WebAIM provides additional information about colorblindness and accessible design.

Hyperlink Design

In the example below, the hyperlink navigator text is unspecific: each example uses the word “here.” This is a problem because people who use accessibility devices may choose to scroll through link options nonsequentially.

A second problem with this example is that each of the hyperlinks opens up in a new window but the text does not indicate this. The BCcampus Accessibility Toolkit provides the following guidelines for weblink settings:[1]

“In general, it is better if weblinks do not open new windows and tabs since they can be disorienting for people, especially people who have difficulty perceiving visual content.[2]. However, if a link must open in a new window, it is best practice to include a textual reference. For example, Information on the BC Open Textbook Project [New Window] is available online.[3]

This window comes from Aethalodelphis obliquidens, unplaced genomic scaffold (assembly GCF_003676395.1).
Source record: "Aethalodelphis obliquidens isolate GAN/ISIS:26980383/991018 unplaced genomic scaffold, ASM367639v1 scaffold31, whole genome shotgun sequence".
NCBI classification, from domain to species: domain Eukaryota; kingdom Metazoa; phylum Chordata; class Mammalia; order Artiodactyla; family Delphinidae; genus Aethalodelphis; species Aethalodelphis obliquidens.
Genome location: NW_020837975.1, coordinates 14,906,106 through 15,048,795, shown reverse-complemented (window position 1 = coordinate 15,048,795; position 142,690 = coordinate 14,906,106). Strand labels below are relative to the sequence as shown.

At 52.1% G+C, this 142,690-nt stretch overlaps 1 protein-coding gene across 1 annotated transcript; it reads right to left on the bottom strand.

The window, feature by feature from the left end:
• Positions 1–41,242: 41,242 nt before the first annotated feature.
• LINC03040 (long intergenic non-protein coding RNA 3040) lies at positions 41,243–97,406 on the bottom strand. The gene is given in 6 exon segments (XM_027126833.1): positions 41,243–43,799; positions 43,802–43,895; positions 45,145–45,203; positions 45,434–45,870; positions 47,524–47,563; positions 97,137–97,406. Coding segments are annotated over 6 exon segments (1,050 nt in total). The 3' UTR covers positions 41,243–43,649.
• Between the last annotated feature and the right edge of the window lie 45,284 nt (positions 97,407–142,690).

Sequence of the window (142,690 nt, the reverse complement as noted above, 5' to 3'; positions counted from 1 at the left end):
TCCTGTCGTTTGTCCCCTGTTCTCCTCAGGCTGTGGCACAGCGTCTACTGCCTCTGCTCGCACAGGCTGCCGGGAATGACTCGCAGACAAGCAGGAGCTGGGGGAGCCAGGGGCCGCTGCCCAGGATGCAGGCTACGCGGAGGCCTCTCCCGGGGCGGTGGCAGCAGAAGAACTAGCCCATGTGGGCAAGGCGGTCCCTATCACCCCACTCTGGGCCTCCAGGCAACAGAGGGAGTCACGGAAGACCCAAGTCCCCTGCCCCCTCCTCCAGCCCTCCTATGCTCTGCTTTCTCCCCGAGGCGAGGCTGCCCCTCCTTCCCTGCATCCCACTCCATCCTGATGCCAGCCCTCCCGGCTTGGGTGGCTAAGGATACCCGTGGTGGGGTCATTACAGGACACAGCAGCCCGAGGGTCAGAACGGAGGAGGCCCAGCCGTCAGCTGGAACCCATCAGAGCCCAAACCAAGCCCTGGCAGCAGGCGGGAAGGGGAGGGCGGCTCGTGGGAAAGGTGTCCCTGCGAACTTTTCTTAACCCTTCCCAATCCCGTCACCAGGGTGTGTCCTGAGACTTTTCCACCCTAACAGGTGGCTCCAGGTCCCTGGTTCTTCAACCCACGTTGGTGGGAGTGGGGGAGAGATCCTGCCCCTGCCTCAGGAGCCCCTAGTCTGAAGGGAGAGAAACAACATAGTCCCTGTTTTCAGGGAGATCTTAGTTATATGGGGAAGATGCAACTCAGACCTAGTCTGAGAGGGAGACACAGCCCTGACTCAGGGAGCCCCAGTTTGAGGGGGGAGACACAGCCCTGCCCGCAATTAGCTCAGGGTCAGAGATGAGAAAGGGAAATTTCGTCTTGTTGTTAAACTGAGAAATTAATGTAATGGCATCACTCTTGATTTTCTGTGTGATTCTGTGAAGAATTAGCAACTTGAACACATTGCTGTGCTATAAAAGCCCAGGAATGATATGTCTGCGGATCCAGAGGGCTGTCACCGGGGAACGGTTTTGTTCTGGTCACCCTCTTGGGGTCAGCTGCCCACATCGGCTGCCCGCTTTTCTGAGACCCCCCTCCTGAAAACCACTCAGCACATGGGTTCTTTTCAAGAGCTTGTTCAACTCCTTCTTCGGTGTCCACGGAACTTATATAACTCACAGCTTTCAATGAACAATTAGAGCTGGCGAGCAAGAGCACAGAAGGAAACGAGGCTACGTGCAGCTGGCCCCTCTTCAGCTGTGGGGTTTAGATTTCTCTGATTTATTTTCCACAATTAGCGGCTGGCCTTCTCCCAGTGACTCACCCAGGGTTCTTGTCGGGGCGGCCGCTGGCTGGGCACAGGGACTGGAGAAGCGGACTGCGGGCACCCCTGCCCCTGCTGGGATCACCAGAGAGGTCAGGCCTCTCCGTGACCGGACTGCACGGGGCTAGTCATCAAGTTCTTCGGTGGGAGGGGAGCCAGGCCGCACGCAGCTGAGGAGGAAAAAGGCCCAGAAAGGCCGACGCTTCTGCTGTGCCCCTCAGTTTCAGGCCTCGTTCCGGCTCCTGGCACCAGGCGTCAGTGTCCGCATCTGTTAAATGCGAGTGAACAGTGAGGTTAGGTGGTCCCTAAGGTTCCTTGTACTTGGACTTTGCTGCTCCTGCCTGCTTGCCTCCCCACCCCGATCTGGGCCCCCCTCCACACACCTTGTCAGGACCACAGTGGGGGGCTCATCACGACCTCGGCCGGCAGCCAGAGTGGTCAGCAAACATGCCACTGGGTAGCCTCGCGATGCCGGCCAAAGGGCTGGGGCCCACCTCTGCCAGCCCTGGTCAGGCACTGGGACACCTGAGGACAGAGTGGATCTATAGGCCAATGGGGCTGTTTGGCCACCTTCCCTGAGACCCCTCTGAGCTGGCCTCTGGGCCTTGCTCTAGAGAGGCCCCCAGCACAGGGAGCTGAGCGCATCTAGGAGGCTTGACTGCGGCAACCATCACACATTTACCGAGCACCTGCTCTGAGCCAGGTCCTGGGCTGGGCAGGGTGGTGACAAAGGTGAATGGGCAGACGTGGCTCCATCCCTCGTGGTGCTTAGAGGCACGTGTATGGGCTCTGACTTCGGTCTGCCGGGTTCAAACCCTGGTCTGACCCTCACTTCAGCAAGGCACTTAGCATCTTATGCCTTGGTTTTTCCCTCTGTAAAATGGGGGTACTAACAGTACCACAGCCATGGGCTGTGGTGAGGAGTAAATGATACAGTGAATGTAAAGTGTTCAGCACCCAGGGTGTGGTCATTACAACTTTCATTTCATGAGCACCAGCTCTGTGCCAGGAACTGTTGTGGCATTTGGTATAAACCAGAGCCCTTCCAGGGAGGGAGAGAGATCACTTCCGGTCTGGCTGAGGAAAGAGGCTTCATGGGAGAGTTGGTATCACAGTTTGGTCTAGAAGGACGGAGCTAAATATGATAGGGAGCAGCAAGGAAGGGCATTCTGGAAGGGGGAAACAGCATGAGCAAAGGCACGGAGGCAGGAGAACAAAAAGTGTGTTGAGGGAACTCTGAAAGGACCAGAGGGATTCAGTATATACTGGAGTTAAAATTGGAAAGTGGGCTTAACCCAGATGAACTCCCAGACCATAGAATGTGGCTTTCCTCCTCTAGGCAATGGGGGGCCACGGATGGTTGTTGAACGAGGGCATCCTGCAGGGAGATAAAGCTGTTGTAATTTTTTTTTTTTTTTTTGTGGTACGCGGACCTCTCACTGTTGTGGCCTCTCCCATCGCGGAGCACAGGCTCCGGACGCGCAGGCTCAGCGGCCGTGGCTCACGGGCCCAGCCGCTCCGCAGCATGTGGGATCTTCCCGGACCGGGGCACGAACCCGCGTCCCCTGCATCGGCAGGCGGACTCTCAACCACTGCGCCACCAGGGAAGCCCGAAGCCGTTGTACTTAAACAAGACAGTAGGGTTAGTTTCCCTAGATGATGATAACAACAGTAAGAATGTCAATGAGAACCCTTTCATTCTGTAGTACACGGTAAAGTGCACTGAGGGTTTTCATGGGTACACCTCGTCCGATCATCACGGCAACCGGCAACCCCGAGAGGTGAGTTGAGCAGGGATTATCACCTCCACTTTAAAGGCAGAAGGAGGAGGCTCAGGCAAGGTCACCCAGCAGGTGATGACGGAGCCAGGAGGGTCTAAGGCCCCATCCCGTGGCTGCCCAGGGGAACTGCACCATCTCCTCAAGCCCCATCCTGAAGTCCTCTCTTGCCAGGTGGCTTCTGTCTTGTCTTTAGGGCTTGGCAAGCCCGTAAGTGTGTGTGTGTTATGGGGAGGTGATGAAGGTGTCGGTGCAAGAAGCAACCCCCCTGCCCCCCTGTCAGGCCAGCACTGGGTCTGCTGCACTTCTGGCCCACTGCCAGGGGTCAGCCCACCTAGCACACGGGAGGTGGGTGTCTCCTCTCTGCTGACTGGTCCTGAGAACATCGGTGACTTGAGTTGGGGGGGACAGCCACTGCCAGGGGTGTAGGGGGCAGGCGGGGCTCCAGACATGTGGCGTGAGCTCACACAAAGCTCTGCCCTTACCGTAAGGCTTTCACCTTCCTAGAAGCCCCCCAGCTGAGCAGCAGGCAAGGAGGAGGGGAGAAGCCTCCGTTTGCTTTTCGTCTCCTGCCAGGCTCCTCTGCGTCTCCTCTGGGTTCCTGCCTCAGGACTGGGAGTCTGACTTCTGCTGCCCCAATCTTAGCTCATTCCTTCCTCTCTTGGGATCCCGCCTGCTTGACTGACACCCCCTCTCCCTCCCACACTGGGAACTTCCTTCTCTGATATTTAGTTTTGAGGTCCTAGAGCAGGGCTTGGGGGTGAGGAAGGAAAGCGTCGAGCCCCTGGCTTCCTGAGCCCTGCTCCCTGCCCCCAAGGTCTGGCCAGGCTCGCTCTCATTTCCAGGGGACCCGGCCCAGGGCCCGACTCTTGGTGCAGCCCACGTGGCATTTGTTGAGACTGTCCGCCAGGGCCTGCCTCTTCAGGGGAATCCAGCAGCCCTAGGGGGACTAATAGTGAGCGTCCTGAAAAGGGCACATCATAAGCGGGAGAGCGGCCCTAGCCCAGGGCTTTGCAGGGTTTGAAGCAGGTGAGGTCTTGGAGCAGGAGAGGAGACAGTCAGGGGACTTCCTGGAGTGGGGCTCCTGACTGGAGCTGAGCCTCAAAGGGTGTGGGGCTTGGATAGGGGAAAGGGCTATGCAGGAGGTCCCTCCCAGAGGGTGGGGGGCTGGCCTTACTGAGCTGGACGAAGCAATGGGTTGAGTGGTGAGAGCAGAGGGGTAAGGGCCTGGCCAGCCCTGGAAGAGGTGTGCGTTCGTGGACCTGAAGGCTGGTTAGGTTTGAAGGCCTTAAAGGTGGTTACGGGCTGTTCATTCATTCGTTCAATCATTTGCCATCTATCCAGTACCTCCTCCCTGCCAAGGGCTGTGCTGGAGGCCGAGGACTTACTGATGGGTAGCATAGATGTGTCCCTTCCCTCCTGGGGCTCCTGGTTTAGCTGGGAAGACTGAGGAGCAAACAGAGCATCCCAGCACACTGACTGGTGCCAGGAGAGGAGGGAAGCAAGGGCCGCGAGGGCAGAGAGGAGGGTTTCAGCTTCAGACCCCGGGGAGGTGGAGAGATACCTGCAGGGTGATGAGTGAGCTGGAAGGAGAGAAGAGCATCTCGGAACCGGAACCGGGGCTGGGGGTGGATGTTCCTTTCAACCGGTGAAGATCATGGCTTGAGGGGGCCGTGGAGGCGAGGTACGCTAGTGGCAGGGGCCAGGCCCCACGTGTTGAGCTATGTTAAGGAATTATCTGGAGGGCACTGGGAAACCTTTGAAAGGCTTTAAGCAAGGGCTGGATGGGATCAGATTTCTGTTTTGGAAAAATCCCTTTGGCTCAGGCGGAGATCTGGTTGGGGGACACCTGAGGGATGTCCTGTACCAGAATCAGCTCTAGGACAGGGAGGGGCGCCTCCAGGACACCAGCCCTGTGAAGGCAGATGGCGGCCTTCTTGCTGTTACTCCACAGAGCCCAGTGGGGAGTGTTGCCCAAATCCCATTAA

Example from Previous Page:

Click here, here, or here for more information.

Updated Example:

For more information, see the UW-Madison Writing Center’s Active Voice overview (new window), UNC’s passive voice handout (new window), or Northern Michigan University’s passive voice guide (new window).

Alternative Text for Images

The Web Accessibility In Mind organization (WebAIM) provides detailed information about when and how to include alternative text (alt-text) for images.


License

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OER Activity Sourcebook by Naomi Salmon is licensed under a Creative Commons Attribution 4.0 International License, except where otherwise noted.